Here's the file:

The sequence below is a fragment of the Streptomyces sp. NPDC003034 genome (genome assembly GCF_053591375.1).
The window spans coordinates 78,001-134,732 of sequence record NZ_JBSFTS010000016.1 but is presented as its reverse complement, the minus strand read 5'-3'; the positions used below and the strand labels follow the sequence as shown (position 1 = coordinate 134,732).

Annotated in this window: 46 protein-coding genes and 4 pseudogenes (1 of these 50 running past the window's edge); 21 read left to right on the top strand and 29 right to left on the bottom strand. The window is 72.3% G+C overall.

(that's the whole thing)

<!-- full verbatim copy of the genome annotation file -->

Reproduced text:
The sequence below is a fragment of the Streptomyces sp. NPDC003034 genome (genome assembly GCF_053591375.1).
The window spans coordinates 78,001-134,732 of sequence record NZ_JBSFTS010000016.1 but is presented as its reverse complement, the minus strand read 5'-3'; the positions used below and the strand labels follow the sequence as shown (position 1 = coordinate 134,732).

Annotated in this window: 46 protein-coding genes and 4 pseudogenes (1 of these 50 running past the window's edge); 21 read left to right on the top strand and 29 right to left on the bottom strand. The window is 72.3% G+C overall.